UCSF makes me look rich!

March 11, 2008 at 2:49 pm (finances)

I just did my taxes this afternoon. UCSF is reporting my income in a very strange way this year. On the W-2 form, I have $r as regular income. But that amount is less than the actual income that I earned ($a). They also report (on a 1098-T) that I’ve received $s in scholarship money and that I paid $t in tuition. But I don’t pay my tuition. It’s paid for me. The money from the scholarship that was used for tuition never went though my hands.

So $r + $s – $t = $a. The numbers do add up properly. But for tax purposes, IRS and friends think that I’ve earned $r + $s which is greater than $a. The gist (especially for people who didn’t bother to follow the variables): I’ve been artificially pushed into a higher tax bracket!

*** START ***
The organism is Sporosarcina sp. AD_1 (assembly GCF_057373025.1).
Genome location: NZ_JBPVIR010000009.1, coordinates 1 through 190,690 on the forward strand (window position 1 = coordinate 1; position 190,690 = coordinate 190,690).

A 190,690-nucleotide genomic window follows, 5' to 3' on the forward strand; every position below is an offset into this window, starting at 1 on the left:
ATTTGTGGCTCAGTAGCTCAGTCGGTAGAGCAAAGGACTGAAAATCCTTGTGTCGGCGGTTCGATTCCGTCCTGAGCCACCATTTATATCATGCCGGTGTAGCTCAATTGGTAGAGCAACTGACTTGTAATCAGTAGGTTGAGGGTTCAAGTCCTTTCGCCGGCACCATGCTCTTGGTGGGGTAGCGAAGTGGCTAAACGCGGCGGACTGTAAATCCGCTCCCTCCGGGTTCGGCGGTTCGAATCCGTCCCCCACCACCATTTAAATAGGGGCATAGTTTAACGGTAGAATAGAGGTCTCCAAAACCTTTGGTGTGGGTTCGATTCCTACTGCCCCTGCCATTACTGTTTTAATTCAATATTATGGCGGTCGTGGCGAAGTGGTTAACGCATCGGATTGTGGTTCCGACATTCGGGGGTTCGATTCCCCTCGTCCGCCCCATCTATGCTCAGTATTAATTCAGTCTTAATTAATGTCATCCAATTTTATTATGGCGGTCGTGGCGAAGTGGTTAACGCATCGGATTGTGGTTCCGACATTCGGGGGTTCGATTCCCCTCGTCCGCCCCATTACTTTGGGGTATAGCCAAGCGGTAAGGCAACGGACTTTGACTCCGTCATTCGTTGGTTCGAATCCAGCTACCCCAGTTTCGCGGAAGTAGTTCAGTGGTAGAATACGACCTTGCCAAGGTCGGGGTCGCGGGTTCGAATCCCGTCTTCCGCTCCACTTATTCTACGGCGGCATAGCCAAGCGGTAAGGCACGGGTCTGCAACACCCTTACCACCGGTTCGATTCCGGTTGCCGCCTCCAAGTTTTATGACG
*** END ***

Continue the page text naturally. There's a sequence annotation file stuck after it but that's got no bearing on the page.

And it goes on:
I calculated my taxes both ways (easy to do with TaxCut software): 1) the way it should be calculated based on the money that has actually gone into my pockets and 2) the way it’s being reported by UCSF. The tuition credit helps to keep this situation from being worse than it could be, but it’s not enough to make things even out. So the screwy way that UCSF is reporting my income is costing me $137!

UCSF makes me look rich, but they actually make me poorer.

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